Tuesday, November 14, 2006

2.0131 The spatial object must be in infinite space. (A spatial point is an argument-place.)

The speck in a visual field of course need not be red, but it must have a color: it has, so to speak, color-space around it. The note must have a pitch, the object of the sense of touch a degree of hardness, etc.

Black (p. 50) suggests that perhaps the space must be infinite because it must be boundless, otherwise objects on a boundary might have a privileged position. This seems doubtful to me. But what other reason could there be? Black also says ‘speck’ should be ‘patch’. I think ‘spot’ is the closest to a literal translation.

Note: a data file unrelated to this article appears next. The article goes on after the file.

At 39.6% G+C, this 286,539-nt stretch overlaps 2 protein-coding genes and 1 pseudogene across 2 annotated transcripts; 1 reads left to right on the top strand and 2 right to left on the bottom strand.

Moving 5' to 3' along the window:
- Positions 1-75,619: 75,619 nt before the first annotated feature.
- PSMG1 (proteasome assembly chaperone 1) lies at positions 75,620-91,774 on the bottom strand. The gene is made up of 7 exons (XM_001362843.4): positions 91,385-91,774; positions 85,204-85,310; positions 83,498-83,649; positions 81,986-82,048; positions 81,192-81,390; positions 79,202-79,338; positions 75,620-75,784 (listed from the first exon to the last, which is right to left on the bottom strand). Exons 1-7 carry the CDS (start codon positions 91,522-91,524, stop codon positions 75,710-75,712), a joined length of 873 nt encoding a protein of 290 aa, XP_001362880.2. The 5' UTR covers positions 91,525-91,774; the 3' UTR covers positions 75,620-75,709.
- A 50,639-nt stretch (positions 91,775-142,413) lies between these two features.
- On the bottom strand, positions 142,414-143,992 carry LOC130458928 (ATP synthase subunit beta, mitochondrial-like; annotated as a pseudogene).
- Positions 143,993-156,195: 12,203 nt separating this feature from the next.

The reference to the object of the sense of touch is interesting here since such objects are especially problematic for sense data theorists such as Russell. What are such objects? Surely just material objects of a very familiar kind. Wittgenstein does not say this here, but perhaps he wants to intimate it. What does he say? There is not one but many spaces of possible states of affairs: the space of (three-dimensional) space, the space of color, the space of pitch, the space of hardness, and so on. Each can be thought of as a dimension or set of dimensions. Is there some ├╝ber-space of spaces in which these dimensions exist? Is that what logic would be? Presumably not because: a) see above, and b) this has all been presented as mere metaphor. But perhaps we presume too much here. We must go on.

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